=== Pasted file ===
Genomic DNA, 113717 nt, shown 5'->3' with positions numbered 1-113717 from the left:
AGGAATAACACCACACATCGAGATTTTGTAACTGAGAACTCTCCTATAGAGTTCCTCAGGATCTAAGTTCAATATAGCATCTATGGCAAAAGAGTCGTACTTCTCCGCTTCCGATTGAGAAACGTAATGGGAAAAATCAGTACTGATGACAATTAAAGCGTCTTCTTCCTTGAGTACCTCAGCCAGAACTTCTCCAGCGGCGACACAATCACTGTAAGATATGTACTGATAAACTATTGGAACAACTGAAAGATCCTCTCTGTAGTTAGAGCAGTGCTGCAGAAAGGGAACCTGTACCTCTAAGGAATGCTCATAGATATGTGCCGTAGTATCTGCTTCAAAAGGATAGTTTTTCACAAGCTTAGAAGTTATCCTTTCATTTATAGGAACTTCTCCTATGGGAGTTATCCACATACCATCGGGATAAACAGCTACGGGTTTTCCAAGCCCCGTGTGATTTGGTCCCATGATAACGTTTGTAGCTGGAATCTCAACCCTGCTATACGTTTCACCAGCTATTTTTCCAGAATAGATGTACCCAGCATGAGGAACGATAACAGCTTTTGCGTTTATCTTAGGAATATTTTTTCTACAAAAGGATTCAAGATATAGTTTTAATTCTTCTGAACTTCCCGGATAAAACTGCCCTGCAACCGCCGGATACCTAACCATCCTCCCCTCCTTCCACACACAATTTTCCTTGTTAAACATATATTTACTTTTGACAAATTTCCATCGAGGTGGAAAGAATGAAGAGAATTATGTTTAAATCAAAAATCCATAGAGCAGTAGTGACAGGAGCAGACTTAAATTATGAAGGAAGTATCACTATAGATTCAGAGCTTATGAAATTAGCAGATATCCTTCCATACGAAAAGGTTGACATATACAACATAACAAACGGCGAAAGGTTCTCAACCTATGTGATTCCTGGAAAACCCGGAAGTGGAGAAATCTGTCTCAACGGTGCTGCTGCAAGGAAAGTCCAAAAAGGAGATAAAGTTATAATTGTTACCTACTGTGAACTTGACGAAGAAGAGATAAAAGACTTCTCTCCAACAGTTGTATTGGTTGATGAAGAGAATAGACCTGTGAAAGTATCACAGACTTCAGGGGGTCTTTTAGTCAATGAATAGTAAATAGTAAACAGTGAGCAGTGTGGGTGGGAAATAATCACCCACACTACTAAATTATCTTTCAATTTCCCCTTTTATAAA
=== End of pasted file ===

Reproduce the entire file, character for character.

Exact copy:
Genomic DNA, 113717 nt, shown 5'->3' with positions numbered 1-113717 from the left:
AGGAATAACACCACACATCGAGATTTTGTAACTGAGAACTCTCCTATAGAGTTCCTCAGGATCTAAGTTCAATATAGCATCTATGGCAAAAGAGTCGTACTTCTCCGCTTCCGATTGAGAAACGTAATGGGAAAAATCAGTACTGATGACAATTAAAGCGTCTTCTTCCTTGAGTACCTCAGCCAGAACTTCTCCAGCGGCGACACAATCACTGTAAGATATGTACTGATAAACTATTGGAACAACTGAAAGATCCTCTCTGTAGTTAGAGCAGTGCTGCAGAAAGGGAACCTGTACCTCTAAGGAATGCTCATAGATATGTGCCGTAGTATCTGCTTCAAAAGGATAGTTTTTCACAAGCTTAGAAGTTATCCTTTCATTTATAGGAACTTCTCCTATGGGAGTTATCCACATACCATCGGGATAAACAGCTACGGGTTTTCCAAGCCCCGTGTGATTTGGTCCCATGATAACGTTTGTAGCTGGAATCTCAACCCTGCTATACGTTTCACCAGCTATTTTTCCAGAATAGATGTACCCAGCATGAGGAACGATAACAGCTTTTGCGTTTATCTTAGGAATATTTTTTCTACAAAAGGATTCAAGATATAGTTTTAATTCTTCTGAACTTCCCGGATAAAACTGCCCTGCAACCGCCGGATACCTAACCATCCTCCCCTCCTTCCACACACAATTTTCCTTGTTAAACATATATTTACTTTTGACAAATTTCCATCGAGGTGGAAAGAATGAAGAGAATTATGTTTAAATCAAAAATCCATAGAGCAGTAGTGACAGGAGCAGACTTAAATTATGAAGGAAGTATCACTATAGATTCAGAGCTTATGAAATTAGCAGATATCCTTCCATACGAAAAGGTTGACATATACAACATAACAAACGGCGAAAGGTTCTCAACCTATGTGATTCCTGGAAAACCCGGAAGTGGAGAAATCTGTCTCAACGGTGCTGCTGCAAGGAAAGTCCAAAAAGGAGATAAAGTTATAATTGTTACCTACTGTGAACTTGACGAAGAAGAGATAAAAGACTTCTCTCCAACAGTTGTATTGGTTGATGAAGAGAATAGACCTGTGAAAGTATCACAGACTTCAGGGGGTCTTTTAGTCAATGAATAGTAAATAGTAAACAGTGAGCAGTGTGGGTGGGAAATAATCACCCACACTACTAAATTATCTTTCAATTTCCCCTTTTATAAA